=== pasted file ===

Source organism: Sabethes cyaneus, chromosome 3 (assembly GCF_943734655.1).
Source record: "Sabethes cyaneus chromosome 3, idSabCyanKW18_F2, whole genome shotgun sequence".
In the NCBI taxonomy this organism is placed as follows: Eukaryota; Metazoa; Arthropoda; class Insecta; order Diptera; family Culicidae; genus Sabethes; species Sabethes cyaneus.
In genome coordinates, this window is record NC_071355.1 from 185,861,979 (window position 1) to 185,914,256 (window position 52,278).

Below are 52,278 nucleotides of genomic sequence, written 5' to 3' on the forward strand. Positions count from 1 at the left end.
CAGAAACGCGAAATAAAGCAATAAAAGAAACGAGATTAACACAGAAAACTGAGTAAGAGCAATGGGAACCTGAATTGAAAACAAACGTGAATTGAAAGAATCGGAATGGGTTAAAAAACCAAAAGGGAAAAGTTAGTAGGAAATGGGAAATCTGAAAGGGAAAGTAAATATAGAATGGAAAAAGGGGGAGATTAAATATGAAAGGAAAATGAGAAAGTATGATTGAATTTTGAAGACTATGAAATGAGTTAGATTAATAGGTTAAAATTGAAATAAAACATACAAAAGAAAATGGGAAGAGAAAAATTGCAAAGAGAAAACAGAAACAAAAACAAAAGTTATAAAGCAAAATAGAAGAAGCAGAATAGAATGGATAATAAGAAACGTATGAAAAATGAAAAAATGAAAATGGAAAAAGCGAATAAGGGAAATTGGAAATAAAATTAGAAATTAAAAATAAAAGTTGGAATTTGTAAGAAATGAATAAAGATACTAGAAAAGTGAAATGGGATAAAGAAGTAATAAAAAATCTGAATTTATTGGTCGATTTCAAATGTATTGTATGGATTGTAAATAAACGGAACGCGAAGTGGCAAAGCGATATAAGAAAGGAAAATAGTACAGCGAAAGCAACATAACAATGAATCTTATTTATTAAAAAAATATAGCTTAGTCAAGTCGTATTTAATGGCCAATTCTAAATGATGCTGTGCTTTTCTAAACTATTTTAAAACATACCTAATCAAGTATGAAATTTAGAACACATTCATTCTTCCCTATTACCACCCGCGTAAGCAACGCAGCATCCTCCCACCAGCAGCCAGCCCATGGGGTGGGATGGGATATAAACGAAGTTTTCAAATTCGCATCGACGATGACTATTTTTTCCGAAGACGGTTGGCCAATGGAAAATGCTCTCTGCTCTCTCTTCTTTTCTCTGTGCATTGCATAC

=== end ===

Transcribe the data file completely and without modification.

Source organism: Sabethes cyaneus, chromosome 3 (assembly GCF_943734655.1).
Source record: "Sabethes cyaneus chromosome 3, idSabCyanKW18_F2, whole genome shotgun sequence".
In the NCBI taxonomy this organism is placed as follows: Eukaryota; Metazoa; Arthropoda; class Insecta; order Diptera; family Culicidae; genus Sabethes; species Sabethes cyaneus.
In genome coordinates, this window is record NC_071355.1 from 185,861,979 (window position 1) to 185,914,256 (window position 52,278).

Below are 52,278 nucleotides of genomic sequence, written 5' to 3' on the forward strand. Positions count from 1 at the left end.
CAGAAACGCGAAATAAAGCAATAAAAGAAACGAGATTAACACAGAAAACTGAGTAAGAGCAATGGGAACCTGAATTGAAAACAAACGTGAATTGAAAGAATCGGAATGGGTTAAAAAACCAAAAGGGAAAAGTTAGTAGGAAATGGGAAATCTGAAAGGGAAAGTAAATATAGAATGGAAAAAGGGGGAGATTAAATATGAAAGGAAAATGAGAAAGTATGATTGAATTTTGAAGACTATGAAATGAGTTAGATTAATAGGTTAAAATTGAAATAAAACATACAAAAGAAAATGGGAAGAGAAAAATTGCAAAGAGAAAACAGAAACAAAAACAAAAGTTATAAAGCAAAATAGAAGAAGCAGAATAGAATGGATAATAAGAAACGTATGAAAAATGAAAAAATGAAAATGGAAAAAGCGAATAAGGGAAATTGGAAATAAAATTAGAAATTAAAAATAAAAGTTGGAATTTGTAAGAAATGAATAAAGATACTAGAAAAGTGAAATGGGATAAAGAAGTAATAAAAAATCTGAATTTATTGGTCGATTTCAAATGTATTGTATGGATTGTAAATAAACGGAACGCGAAGTGGCAAAGCGATATAAGAAAGGAAAATAGTACAGCGAAAGCAACATAACAATGAATCTTATTTATTAAAAAAATATAGCTTAGTCAAGTCGTATTTAATGGCCAATTCTAAATGATGCTGTGCTTTTCTAAACTATTTTAAAACATACCTAATCAAGTATGAAATTTAGAACACATTCATTCTTCCCTATTACCACCCGCGTAAGCAACGCAGCATCCTCCCACCAGCAGCCAGCCCATGGGGTGGGATGGGATATAAACGAAGTTTTCAAATTCGCATCGACGATGACTATTTTTTCCGAAGACGGTTGGCCAATGGAAAATGCTCTCTGCTCTCTCTTCTTTTCTCTGTGCATTGCATAC